Mennonite Creation Care Network (MCCN) has selected Carol Rose, co-pastor of Shalom Mennonite Fellowship, Tucson, Ariz., as the recipient of its 2022 Art and Jocele Meyer Award. The award recognizes both care for creation at the congregational level and the liaison’s role in communicating with the broader network. It also includes a $500 donation toward the congregation’s environmental ministry. 

Since she began at Shalom seven years ago, Carol has consistently encouraged the congregation’s environmental concerns and helped develop them further. In 2018, the church installed its first solar panels with the help of a Pam De Young Net Zero Energy grant from MCCN. The church has since undertaken a second solar project in order to cover the needs of multiple buildings on their property. A nanogrid links the electrical systems in order to take advantage of complementary energy needs that peak at different times. 

Embracing   desert ecosystems

Carol is also an enthusiastic advocate for desert ecosystems and the possibilities inherent in a church’s backyard. With what her co-pastor, Tina Schlabach, describes as “great passion and enthusiasm,” Carol has organized many community work days to install native landscaping on the church’s 1.6 acre lot.  Many people participated in preparing the ground, planting, and watering over the first months and years in order to help create a beautiful space and capture rainwater. Carol takes pride in the recent addition of an ironwood tree–a spiny desert species that is threatened in their region. She looks forward to seeing it explode in a cloud of tiny pink blossoms in due season.

Since COVID, Shalom Mennonite has had many opportunities to enjoy their setting. They have been worshipping outside all fall and winter, sitting under a shade cloth with the Catalina Mountains in the distance and butterflies meandering through. The setting lends itself to worship series that weave together creation care and biblical teaching. 

“I particularly love preaching sermons that draw from both scripture and the desert ecosystem,” Carol says. “I did one shaped by sahuaro cacti and another entitled “the Monsoon of God’s love.”

Standing with Indigenous Groups

Carol’s leadership has also undergirded the church’s support for the San Carlos Apache people who are struggling to stop the theft of Oak Flat–an area sacred to their tribe. The U.S. government has promised this beautiful oasis in the desert to the Resolution Copper Mining Company. Carol’s advocacy has enabled her to build relationships with many of the indigenous people who oppose the mine and its environmental consequences. On February 10–thanks to an invitation from the Apache Stronghold–Carol had the honor of speaking at Oak Flat during a meeting about consultation between the San Carlos Apache and the U.S. government. She described why she believes native spirituality should be respected and how it relates to water protection and climate change.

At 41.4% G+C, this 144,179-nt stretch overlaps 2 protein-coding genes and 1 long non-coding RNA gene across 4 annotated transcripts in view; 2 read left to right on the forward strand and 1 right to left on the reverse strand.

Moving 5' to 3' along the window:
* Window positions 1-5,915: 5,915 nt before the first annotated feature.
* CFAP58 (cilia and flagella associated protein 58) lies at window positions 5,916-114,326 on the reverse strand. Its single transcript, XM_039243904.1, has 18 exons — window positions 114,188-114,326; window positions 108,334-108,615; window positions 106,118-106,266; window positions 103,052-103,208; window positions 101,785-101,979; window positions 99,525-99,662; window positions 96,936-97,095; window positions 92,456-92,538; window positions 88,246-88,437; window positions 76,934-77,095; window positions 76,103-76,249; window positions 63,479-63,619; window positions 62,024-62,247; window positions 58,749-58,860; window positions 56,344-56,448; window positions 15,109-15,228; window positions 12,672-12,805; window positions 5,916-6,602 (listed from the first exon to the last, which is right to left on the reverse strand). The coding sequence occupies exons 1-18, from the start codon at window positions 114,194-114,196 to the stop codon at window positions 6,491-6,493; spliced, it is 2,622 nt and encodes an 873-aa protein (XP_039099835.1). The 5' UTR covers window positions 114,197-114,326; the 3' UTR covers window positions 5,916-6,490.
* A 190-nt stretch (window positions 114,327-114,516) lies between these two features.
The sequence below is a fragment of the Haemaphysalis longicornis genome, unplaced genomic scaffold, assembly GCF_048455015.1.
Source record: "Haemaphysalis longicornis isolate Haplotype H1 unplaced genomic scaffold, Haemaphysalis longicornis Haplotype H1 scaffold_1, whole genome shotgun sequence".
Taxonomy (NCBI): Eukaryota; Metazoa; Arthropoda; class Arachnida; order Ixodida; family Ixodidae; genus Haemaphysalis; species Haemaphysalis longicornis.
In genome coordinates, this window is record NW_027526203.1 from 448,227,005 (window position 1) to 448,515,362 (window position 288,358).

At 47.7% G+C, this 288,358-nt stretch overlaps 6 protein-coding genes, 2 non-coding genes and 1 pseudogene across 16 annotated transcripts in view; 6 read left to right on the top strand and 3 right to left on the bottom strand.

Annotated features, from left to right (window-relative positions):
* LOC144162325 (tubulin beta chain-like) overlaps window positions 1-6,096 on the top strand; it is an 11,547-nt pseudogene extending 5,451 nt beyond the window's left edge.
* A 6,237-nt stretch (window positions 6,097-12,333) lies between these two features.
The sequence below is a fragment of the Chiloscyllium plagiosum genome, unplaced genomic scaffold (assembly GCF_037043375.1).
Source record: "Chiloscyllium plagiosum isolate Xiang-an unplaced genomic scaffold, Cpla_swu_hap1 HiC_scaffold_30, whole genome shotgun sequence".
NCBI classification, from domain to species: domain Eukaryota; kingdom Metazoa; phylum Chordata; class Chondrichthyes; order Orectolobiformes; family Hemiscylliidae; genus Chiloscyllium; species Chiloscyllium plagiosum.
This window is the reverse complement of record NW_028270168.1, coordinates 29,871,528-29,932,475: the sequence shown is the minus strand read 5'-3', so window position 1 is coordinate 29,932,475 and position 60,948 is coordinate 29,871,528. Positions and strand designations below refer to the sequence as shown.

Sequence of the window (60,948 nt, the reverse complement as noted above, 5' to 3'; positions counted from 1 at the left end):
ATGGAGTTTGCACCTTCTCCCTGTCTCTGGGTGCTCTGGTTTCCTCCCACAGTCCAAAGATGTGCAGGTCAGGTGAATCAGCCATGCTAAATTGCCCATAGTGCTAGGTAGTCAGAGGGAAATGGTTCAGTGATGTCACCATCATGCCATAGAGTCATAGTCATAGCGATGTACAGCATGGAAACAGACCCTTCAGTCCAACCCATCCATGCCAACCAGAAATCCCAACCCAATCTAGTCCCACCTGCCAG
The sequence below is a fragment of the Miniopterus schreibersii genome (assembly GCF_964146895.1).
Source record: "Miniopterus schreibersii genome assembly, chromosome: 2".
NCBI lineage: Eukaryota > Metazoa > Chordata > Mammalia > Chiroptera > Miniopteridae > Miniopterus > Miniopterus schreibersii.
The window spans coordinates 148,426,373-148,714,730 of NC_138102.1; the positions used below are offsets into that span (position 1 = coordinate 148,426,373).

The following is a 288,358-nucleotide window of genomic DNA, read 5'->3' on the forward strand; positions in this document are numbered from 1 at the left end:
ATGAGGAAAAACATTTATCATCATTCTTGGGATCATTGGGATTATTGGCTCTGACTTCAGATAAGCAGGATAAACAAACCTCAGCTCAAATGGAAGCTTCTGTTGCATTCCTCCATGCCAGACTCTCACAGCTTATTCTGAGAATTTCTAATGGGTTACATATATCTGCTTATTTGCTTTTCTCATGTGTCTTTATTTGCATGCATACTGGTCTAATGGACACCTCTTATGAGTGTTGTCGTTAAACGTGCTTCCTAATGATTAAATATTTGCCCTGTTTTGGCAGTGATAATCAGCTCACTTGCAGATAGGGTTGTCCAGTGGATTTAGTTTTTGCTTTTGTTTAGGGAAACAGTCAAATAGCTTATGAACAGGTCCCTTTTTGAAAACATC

“Whenever I connect with Carol, it seems she is always coming from or going to Oak Flat. I am inspired by the joy she radiates when talking about this place and the way that her activism makes time for authentic relationships with the land and with people,” says Jennifer Schrock, director of MCCN. 

More locally, Shalom Mennonite Fellowship has donated to efforts led by the Tohono O’odham. These include a youth collective and two groups struggling against the border wall which slices across the Tohono O’odham Nation, blocking streams and migration patterns. Recently, the congregation reaffirmed its commitment to Indigenous Peoples by officially joining Dismantling the Doctrine of Discovery’s Repair Congregations Network. 

“Carol’s pastoral leadership in all of these projects has helped our congregation make much-needed connections between their biblical faith and creation care justice work needed so badly in our beautiful world,” Schlabach says.  Thanks to Carol’s attention to sharing information and photos, Mennonite Creation Care Network has benefited as well.  

Carol would enjoy using MCCN’s $500 award to invest in signage for the native plants on the property. Ceramic tiles would be nice, she says. In a sunny climate where even street signs peel and fade in a few years, budget signage doesn’t work well. 

MCCN’s award is named for Art and Jocele Meyer, who were pioneers in the areas of environmental justice and land restoration before many people recognized the importance of these issues. They are the authors of Earthkeepers: Environmental Perspectives on Hunger, Poverty and Injustice (Herald Press, 1991). 


Photo caption: Carol Rose, co-pastor of Shalom Mennonite Fellowship, during a planting day on the church grounds.